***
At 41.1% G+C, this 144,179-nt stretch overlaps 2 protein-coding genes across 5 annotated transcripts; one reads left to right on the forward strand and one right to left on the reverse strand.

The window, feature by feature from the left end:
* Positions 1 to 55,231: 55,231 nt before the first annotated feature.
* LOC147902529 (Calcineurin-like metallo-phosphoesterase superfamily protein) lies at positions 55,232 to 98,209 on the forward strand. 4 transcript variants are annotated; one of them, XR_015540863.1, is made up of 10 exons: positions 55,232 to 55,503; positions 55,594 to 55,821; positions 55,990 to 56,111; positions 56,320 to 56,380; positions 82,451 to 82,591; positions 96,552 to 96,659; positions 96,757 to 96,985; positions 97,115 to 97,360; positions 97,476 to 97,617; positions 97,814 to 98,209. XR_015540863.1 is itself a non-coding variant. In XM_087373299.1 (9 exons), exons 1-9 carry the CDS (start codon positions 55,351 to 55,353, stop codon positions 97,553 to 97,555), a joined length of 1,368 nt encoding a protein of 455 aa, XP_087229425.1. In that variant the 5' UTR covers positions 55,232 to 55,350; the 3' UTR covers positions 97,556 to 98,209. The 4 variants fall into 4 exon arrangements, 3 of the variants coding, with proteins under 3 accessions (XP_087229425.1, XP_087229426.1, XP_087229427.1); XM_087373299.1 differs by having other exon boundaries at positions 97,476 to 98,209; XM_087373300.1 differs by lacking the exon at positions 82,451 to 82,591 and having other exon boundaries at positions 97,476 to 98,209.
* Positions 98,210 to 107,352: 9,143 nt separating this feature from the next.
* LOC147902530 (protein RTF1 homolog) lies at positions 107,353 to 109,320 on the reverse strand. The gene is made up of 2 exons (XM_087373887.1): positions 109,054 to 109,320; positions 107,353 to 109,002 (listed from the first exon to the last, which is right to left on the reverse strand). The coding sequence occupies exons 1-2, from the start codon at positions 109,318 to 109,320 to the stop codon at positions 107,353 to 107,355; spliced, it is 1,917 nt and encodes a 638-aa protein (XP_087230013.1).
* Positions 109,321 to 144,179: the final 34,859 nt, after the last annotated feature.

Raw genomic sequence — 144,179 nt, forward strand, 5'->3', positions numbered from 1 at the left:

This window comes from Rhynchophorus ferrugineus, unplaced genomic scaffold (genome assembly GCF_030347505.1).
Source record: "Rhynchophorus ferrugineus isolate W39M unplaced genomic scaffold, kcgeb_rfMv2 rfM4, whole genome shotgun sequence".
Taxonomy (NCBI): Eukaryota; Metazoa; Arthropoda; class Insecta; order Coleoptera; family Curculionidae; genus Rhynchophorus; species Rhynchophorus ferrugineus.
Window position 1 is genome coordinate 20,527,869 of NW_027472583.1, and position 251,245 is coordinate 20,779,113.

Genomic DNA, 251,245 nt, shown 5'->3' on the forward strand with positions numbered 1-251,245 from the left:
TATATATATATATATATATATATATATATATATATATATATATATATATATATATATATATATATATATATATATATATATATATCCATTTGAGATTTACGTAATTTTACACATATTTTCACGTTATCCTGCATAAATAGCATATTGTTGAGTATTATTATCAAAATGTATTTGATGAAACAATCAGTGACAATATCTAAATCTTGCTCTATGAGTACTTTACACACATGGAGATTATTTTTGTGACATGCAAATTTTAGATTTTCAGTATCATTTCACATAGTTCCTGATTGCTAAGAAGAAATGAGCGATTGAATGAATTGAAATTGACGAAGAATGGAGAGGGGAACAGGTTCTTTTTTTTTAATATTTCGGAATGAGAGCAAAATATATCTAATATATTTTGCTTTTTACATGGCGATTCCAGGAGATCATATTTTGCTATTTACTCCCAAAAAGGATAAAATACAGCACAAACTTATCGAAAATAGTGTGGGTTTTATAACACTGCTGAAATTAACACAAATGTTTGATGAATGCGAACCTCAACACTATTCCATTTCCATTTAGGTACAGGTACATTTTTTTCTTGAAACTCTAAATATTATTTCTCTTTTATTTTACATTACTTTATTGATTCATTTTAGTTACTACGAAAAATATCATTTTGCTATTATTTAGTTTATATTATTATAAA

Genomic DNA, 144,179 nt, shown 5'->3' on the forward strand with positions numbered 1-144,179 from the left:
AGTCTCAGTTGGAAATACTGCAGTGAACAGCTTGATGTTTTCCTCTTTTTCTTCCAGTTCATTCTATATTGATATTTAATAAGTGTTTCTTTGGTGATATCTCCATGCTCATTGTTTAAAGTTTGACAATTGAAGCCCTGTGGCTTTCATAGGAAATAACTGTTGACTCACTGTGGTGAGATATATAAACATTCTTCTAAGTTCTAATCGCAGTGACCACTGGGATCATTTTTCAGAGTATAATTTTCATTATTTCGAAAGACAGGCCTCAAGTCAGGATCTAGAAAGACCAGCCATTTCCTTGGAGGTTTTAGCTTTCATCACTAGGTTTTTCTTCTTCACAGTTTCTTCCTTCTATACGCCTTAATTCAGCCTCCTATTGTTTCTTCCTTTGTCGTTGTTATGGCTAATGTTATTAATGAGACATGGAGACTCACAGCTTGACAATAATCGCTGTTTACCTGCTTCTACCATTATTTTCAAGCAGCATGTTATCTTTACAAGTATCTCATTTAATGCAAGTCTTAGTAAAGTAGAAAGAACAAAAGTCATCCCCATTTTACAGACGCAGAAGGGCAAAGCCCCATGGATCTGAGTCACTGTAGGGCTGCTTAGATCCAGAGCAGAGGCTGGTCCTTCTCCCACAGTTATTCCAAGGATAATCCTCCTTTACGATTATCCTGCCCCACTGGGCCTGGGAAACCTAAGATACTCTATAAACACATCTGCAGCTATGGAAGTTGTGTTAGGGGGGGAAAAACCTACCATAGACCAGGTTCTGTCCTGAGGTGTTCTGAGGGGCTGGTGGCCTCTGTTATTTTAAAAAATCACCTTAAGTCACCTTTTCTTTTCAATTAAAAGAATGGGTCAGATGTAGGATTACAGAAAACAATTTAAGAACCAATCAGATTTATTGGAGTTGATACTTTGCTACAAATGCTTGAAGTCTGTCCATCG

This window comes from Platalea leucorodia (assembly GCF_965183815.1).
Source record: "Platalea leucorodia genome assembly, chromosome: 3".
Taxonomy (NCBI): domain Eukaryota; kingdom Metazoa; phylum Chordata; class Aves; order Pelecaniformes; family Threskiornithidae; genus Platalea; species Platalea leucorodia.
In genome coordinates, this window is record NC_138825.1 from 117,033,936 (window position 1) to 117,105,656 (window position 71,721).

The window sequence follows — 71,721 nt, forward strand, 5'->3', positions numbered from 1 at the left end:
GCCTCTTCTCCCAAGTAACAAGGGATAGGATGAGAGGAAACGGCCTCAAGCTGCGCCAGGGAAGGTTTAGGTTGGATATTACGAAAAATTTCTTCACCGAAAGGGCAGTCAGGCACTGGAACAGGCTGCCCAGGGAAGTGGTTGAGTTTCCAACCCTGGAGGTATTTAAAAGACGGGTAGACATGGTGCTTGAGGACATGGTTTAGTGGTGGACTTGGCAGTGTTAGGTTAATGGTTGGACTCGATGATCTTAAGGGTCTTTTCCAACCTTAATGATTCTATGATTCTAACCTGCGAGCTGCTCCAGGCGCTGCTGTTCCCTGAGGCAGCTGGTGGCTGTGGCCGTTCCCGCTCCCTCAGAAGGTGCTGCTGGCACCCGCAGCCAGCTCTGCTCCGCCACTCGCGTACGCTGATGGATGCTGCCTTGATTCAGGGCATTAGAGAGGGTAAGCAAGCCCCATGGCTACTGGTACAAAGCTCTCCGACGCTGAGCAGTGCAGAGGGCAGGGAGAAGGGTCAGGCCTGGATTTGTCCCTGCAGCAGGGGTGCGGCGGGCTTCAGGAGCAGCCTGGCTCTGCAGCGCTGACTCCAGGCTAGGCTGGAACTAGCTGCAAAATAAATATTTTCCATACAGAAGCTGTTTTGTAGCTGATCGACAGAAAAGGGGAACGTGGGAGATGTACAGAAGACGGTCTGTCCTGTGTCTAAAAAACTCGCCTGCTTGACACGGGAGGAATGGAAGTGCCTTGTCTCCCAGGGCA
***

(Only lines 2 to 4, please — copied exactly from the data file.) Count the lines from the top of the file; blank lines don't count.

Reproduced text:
The window, feature by feature from the left end:
* Positions 1 to 55,231: 55,231 nt before the first annotated feature.
* LOC147902529 (Calcineurin-like metallo-phosphoesterase superfamily protein) lies at positions 55,232 to 98,209 on the forward strand. 4 transcript variants are annotated; one of them, XR_015540863.1, is made up of 10 exons: positions 55,232 to 55,503; positions 55,594 to 55,821; positions 55,990 to 56,111; positions 56,320 to 56,380; positions 82,451 to 82,591; positions 96,552 to 96,659; positions 96,757 to 96,985; positions 97,115 to 97,360; positions 97,476 to 97,617; positions 97,814 to 98,209. XR_015540863.1 is itself a non-coding variant. In XM_087373299.1 (9 exons), exons 1-9 carry the CDS (start codon positions 55,351 to 55,353, stop codon positions 97,553 to 97,555), a joined length of 1,368 nt encoding a protein of 455 aa, XP_087229425.1. In that variant the 5' UTR covers positions 55,232 to 55,350; the 3' UTR covers positions 97,556 to 98,209. The 4 variants fall into 4 exon arrangements, 3 of the variants coding, with proteins under 3 accessions (XP_087229425.1, XP_087229426.1, XP_087229427.1); XM_087373299.1 differs by having other exon boundaries at positions 97,476 to 98,209; XM_087373300.1 differs by lacking the exon at positions 82,451 to 82,591 and having other exon boundaries at positions 97,476 to 98,209.